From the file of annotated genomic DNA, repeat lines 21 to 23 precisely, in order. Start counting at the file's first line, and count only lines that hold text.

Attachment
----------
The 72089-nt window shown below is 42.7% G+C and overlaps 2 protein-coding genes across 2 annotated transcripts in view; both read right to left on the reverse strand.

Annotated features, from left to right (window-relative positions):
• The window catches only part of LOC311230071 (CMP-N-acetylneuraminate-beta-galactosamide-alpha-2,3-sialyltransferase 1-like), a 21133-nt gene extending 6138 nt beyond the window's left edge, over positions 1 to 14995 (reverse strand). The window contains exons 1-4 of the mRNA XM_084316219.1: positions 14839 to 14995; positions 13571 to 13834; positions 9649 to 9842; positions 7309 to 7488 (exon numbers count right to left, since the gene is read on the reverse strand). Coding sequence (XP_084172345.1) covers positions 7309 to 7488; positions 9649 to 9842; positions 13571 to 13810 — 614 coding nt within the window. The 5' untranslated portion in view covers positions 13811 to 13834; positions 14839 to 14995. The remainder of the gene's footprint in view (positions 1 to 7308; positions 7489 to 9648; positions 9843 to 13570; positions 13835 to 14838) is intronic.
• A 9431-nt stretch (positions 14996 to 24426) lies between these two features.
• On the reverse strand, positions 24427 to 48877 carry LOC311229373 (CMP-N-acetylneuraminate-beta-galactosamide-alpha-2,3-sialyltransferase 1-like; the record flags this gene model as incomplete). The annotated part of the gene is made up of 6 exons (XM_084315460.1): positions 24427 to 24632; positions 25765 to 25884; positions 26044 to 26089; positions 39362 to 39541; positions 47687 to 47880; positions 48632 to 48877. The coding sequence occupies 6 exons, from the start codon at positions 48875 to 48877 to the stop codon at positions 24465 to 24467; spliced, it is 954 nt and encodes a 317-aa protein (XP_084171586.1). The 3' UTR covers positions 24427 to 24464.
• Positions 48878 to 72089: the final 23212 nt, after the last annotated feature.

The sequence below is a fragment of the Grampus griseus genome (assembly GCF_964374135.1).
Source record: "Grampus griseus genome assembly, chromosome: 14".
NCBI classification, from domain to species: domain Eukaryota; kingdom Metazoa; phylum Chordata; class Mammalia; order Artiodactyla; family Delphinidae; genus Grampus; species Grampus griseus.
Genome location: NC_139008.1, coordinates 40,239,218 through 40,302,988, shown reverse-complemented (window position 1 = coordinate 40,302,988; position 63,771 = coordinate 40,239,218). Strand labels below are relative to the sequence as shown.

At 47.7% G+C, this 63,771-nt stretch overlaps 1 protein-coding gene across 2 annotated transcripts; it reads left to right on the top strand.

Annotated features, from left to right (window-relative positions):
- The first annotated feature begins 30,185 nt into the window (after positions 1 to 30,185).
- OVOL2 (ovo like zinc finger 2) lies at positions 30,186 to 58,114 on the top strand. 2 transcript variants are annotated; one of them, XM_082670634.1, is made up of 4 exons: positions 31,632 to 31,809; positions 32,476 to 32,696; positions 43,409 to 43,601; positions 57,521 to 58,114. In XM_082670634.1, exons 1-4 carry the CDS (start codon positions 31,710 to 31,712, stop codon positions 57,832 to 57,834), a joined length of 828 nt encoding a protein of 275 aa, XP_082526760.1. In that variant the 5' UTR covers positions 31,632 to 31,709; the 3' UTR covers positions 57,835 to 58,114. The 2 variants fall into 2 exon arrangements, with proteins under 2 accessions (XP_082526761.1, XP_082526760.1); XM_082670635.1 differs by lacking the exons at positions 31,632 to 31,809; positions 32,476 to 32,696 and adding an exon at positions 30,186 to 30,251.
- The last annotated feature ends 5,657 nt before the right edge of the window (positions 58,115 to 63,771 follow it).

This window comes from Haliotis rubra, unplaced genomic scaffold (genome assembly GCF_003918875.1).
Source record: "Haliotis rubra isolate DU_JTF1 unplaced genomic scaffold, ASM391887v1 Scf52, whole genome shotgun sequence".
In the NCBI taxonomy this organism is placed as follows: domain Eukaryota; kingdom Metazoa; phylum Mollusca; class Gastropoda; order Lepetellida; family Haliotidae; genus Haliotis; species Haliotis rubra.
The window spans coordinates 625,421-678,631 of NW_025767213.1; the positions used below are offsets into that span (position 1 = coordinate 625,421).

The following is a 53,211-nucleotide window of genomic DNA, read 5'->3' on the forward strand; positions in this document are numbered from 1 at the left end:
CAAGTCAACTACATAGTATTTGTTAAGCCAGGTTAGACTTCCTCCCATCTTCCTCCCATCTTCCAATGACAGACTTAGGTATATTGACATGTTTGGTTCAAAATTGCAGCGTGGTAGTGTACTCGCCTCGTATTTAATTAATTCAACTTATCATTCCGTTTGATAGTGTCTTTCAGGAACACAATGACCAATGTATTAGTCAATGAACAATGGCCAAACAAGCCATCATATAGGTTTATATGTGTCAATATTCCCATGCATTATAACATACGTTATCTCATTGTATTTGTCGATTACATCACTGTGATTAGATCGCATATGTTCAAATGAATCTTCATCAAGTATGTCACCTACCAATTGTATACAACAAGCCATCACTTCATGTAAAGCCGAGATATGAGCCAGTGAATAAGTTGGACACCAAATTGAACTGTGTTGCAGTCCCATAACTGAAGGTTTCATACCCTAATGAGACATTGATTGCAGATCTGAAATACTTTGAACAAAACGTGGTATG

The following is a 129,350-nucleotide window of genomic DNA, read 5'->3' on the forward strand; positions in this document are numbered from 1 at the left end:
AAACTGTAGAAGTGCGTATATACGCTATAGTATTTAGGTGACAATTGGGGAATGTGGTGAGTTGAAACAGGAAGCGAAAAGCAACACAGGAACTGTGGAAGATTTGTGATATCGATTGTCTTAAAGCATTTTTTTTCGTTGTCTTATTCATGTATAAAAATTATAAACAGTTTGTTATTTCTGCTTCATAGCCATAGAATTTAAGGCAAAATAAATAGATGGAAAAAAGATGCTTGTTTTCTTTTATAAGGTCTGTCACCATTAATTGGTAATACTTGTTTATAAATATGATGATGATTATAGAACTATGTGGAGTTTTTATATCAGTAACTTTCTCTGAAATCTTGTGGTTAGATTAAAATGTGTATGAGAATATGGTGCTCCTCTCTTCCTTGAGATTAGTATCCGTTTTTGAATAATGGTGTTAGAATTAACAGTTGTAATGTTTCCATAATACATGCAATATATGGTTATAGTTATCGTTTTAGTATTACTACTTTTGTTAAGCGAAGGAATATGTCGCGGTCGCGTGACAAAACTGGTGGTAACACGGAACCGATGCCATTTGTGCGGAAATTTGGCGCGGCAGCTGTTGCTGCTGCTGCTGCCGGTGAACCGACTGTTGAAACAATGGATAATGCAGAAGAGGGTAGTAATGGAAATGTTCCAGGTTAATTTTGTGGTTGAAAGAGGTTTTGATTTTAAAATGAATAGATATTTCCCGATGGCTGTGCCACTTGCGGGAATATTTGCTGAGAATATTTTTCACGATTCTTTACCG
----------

CAAGTCAACTACATAGTATTTGTTAAGCCAGGTTAGACTTCCTCCCATCTTCCTCCCATCTTCCAATGACAGACTTAGGTATATTGACATGTTTGGTTCAAAATTGCAGCGTGGTAGTGTACTCGCCTCGTATTTAATTAATTCAACTTATCATTCCGTTTGATAGTGTCTTTCAGGAACACAATGACCAATGTATTAGTCAATGAACAATGGCCAAACAAGCCATCATATAGGTTTATATGTGTCAATATTCCCATGCATTATAACATACGTTATCTCATTGTATTTGTCGATTACATCACTGTGATTAGATCGCATATGTTCAAATGAATCTTCATCAAGTATGTCACCTACCAATTGTATACAACAAGCCATCACTTCATGTAAAGCCGAGATATGAGCCAGTGAATAAGTTGGACACCAAATTGAACTGTGTTGCAGTCCCATAACTGAAGGTTTCATACCCTAATGAGACATTGATTGCAGATCTGAAATACTTTGAACAAAACGTGGTATG

The following is a 129,350-nucleotide window of genomic DNA, read 5'->3' on the forward strand; positions in this document are numbered from 1 at the left end:
AAACTGTAGAAGTGCGTATATACGCTATAGTATTTAGGTGACAATTGGGGAATGTGGTGAGTTGAAACAGGAAGCGAAAAGCAACACAGGAACTGTGGAAGATTTGTGATATCGATTGTCTTAAAGCATTTTTTTTCGTTGTCTTATTCATGTATAAAAATTATAAACAGTTTGTTATTTCTGCTTCATAGCCATAGAATTTAAGGCAAAATAAATAGATGGAAAAAAGATGCTTGTTTTCTTTTATAAGGTCTGTCACCATTAATTGGTAATACTTGTTTATAAATATGATGATGATTATAGAACTATGTGGAGTTTTTATATCAGTAACTTTCTCTGAAATCTTGTGGTTAGATTAAAATGTGTATGAGAATATGGTGCTCCTCTCTTCCTTGAGATTAGTATCCGTTTTTGAATAATGGTGTTAGAATTAACAGTTGTAATGTTTCCATAATACATGCAATATATGGTTATAGTTATCGTTTTAGTATTACTACTTTTGTTAAGCGAAGGAATATGTCGCGGTCGCGTGACAAAACTGGTGGTAACACGGAACCGATGCCATTTGTGCGGAAATTTGGCGCGGCAGCTGTTGCTGCTGCTGCTGCCGGTGAACCGACTGTTGAAACAATGGATAATGCAGAAGAGGGTAGTAATGGAAATGTTCCAGGTTAATTTTGTGGTTGAAAGAGGTTTTGATTTTAAAATGAATAGATATTTCCCGATGGCTGTGCCACTTGCGGGAATATTTGCTGAGAATATTTTTCACGATTCTTTACCG